More anti-Trump protests planned across US

Activists urge Americans to skip work and school to attend nationwide protests against Donald Trump

Demonstrators march during the ''Day Without Immigrants'' protest in Chicago, Illinois, February 16, 2017
Demonstrators march during the ''Day Without Immigrants'' protest in Chicago, Illinois, February 16, 2017

A second consecutive day of protests against US President Donald Trump's will take place later today in cities across the country, with activists urging Americans to skip work and school in a show of dissent.

Strike4Democracy, one of the groups organizing the #F17 General Strike, said that over 100 public protests were expected.

About 16,000 people responded to a Facebook page for a march at New York's Washington Square Park on Friday. Protests are also planned in Chicago, New Orleans and Mason City, Iowa.

"This is how we stop Trump and the entire corrupt political establishment before they destroy us and the planet we call home," the F17 Facebook page said.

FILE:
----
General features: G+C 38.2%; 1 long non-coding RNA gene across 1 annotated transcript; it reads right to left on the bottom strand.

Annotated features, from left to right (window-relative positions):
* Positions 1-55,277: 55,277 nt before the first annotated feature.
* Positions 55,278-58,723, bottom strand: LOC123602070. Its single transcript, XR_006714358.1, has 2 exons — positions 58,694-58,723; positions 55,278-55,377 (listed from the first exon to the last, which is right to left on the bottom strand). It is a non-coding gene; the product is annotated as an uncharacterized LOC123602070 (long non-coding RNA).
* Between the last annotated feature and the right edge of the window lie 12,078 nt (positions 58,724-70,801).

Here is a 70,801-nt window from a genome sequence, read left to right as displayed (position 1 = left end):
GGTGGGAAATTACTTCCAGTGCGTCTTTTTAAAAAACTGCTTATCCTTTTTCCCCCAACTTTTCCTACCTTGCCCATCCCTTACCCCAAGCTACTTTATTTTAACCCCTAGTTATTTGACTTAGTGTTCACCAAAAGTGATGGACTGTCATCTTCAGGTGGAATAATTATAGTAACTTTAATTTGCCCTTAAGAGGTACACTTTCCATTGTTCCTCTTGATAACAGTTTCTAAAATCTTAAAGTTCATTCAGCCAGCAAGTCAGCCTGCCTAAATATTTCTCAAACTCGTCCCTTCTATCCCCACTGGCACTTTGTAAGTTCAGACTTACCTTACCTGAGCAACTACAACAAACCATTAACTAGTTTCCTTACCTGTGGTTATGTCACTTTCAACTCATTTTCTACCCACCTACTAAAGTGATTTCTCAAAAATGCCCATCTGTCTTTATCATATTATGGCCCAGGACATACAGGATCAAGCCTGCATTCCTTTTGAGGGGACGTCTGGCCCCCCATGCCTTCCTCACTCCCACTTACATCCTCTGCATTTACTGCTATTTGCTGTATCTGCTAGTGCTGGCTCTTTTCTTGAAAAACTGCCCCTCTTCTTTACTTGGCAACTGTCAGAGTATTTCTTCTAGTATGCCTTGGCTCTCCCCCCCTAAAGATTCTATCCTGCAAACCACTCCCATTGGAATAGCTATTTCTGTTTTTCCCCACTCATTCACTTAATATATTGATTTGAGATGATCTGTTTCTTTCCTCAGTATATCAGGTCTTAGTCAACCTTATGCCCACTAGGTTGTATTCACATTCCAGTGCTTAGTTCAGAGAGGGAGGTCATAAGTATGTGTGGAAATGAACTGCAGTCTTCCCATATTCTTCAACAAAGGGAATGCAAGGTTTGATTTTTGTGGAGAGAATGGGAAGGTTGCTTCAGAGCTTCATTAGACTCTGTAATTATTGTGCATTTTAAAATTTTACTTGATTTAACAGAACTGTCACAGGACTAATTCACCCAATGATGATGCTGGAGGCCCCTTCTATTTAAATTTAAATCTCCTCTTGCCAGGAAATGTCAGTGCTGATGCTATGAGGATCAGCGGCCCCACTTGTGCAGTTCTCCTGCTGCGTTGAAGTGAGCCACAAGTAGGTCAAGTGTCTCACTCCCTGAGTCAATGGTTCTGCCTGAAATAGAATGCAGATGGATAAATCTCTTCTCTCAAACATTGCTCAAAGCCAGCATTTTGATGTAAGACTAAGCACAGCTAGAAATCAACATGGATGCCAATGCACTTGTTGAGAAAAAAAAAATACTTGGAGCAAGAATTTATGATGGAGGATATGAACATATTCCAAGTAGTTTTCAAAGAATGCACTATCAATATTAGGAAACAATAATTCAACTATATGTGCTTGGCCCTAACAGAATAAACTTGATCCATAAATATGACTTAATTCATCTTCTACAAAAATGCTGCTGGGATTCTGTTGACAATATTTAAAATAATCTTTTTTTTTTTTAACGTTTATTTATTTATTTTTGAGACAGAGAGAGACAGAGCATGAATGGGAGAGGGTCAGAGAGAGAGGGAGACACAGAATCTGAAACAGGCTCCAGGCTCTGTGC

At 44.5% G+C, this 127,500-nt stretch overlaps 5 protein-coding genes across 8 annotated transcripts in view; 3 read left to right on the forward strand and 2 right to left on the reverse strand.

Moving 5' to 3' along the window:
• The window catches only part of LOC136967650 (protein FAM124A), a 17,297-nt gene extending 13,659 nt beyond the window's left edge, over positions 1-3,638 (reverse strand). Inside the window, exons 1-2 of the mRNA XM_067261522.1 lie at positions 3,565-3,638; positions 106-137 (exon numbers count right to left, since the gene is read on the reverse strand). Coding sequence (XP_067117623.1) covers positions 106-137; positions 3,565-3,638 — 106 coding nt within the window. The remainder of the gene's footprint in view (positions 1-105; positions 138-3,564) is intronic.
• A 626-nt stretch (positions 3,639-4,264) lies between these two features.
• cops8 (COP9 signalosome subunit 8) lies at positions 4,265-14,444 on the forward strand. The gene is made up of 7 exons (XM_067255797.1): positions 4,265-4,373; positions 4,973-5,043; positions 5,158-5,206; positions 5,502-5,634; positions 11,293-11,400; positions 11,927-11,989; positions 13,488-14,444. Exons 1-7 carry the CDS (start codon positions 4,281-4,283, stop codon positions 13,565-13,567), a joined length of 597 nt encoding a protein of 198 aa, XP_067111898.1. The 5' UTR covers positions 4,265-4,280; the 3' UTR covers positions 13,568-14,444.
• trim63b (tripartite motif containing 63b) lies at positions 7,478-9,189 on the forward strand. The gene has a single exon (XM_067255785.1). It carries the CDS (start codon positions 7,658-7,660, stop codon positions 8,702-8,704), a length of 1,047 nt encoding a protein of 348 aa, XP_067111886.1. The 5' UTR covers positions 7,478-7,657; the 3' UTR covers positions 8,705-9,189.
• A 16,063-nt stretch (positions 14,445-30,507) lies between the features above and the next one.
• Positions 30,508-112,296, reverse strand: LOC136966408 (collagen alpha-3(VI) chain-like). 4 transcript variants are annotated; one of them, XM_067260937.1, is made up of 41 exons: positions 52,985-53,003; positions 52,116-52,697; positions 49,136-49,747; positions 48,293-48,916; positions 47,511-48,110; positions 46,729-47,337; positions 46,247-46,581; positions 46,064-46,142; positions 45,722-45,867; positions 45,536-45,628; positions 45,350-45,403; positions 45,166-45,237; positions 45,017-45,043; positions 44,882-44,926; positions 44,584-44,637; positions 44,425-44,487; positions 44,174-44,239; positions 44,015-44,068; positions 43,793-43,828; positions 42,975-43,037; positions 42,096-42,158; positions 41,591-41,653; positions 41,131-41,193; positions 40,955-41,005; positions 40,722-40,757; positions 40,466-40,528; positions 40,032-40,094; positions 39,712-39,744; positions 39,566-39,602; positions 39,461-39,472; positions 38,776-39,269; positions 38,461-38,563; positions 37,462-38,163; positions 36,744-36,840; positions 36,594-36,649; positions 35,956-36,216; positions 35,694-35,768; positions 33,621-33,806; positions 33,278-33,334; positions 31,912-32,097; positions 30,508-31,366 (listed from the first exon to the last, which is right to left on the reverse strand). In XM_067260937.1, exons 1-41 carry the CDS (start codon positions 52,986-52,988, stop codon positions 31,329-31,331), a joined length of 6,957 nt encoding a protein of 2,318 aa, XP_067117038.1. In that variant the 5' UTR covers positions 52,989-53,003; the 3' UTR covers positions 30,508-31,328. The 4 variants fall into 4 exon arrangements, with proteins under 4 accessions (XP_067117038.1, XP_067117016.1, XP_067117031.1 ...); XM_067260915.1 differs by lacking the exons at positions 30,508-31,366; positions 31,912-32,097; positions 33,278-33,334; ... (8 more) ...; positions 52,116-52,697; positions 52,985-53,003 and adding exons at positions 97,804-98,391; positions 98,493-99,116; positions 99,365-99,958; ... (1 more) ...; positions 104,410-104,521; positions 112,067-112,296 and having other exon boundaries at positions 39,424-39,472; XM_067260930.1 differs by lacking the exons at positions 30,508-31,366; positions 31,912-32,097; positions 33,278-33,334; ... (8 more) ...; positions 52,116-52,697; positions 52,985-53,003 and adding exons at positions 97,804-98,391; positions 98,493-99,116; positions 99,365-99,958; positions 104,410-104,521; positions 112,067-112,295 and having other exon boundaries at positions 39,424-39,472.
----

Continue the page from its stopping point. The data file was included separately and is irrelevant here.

Strike4Democracy urged Americans to stay away from work if possible and take part in a community service. It called on people not to make purchases and instead donate their lunch money to a worthy cause and contact congressional representatives about the strike.

Michelle Rodino-Colocino, an organiser for Strike4Democracy, told NBC News that the idea of a "general strike" had originally been floated online, but ten took off on its own, with dozens of organizers working independently to stage events.

The Strike4Democracy website said the protest was aimed at halting "the authoritarian assault on our fundamental, constitutional rights" and the victimisation of women, Muslims, immigrants and others.

The planned rallies follow the Day Without Immigrants nationwide protest on Thursday against Trump's immigration policies. Businesses shut their doors, students missed school and thousands of demonstrators rallied to highlight the importance of immigrants to the U.S. economy.

Trump, who took office in January, has signed an executive order temporarily banning entry to the United States by travellers from seven Muslim-majority countries and all refugees. However, federal appeals court judges have temporarily blocked the travel ban.

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